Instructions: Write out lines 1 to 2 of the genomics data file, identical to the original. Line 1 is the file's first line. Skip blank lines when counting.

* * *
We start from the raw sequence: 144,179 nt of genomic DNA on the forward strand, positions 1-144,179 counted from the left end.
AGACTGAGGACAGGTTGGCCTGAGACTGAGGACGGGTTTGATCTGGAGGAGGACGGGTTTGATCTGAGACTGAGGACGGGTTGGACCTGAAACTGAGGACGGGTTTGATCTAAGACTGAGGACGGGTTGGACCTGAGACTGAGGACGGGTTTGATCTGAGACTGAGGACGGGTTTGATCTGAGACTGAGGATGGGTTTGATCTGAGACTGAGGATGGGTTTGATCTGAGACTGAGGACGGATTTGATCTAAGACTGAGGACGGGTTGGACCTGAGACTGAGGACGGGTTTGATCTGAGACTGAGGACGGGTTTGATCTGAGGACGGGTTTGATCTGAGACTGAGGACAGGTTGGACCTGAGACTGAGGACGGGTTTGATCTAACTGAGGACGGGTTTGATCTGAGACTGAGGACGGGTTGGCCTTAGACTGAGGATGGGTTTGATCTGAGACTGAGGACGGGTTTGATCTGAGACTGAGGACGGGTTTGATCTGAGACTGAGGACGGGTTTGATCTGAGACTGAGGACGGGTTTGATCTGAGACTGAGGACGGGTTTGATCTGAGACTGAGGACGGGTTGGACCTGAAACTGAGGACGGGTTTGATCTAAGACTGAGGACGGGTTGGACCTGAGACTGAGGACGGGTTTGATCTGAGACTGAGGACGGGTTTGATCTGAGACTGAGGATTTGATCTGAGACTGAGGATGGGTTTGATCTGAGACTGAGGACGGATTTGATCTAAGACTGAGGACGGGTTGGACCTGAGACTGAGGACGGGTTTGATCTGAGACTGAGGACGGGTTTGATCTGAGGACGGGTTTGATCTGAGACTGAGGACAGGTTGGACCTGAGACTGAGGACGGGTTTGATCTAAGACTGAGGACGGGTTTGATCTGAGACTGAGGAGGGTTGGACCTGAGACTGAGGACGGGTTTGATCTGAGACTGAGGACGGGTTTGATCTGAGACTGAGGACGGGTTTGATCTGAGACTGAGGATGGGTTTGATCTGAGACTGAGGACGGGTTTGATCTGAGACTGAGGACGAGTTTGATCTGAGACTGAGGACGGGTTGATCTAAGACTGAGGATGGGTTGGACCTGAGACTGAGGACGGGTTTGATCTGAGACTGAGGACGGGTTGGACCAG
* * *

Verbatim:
We start from the raw sequence: 144,179 nt of genomic DNA on the forward strand, positions 1-144,179 counted from the left end.
AGACTGAGGACAGGTTGGCCTGAGACTGAGGACGGGTTTGATCTGGAGGAGGACGGGTTTGATCTGAGACTGAGGACGGGTTGGACCTGAAACTGAGGACGGGTTTGATCTAAGACTGAGGACGGGTTGGACCTGAGACTGAGGACGGGTTTGATCTGAGACTGAGGACGGGTTTGATCTGAGACTGAGGATGGGTTTGATCTGAGACTGAGGATGGGTTTGATCTGAGACTGAGGACGGATTTGATCTAAGACTGAGGACGGGTTGGACCTGAGACTGAGGACGGGTTTGATCTGAGACTGAGGACGGGTTTGATCTGAGGACGGGTTTGATCTGAGACTGAGGACAGGTTGGACCTGAGACTGAGGACGGGTTTGATCTAACTGAGGACGGGTTTGATCTGAGACTGAGGACGGGTTGGCCTTAGACTGAGGATGGGTTTGATCTGAGACTGAGGACGGGTTTGATCTGAGACTGAGGACGGGTTTGATCTGAGACTGAGGACGGGTTTGATCTGAGACTGAGGACGGGTTTGATCTGAGACTGAGGACGGGTTTGATCTGAGACTGAGGACGGGTTGGACCTGAAACTGAGGACGGGTTTGATCTAAGACTGAGGACGGGTTGGACCTGAGACTGAGGACGGGTTTGATCTGAGACTGAGGACGGGTTTGATCTGAGACTGAGGATTTGATCTGAGACTGAGGATGGGTTTGATCTGAGACTGAGGACGGATTTGATCTAAGACTGAGGACGGGTTGGACCTGAGACTGAGGACGGGTTTGATCTGAGACTGAGGACGGGTTTGATCTGAGGACGGGTTTGATCTGAGACTGAGGACAGGTTGGACCTGAGACTGAGGACGGGTTTGATCTAAGACTGAGGACGGGTTTGATCTGAGACTGAGGAGGGTTGGACCTGAGACTGAGGACGGGTTTGATCTGAGACTGAGGACGGGTTTGATCTGAGACTGAGGACGGGTTTGATCTGAGACTGAGGATGGGTTTGATCTGAGACTGAGGACGGGTTTGATCTGAGACTGAGGACGAGTTTGATCTGAGACTGAGGACGGGTTGATCTAAGACTGAGGATGGGTTGGACCTGAGACTGAGGACGGGTTTGATCTGAGACTGAGGACGGGTTGGACCAG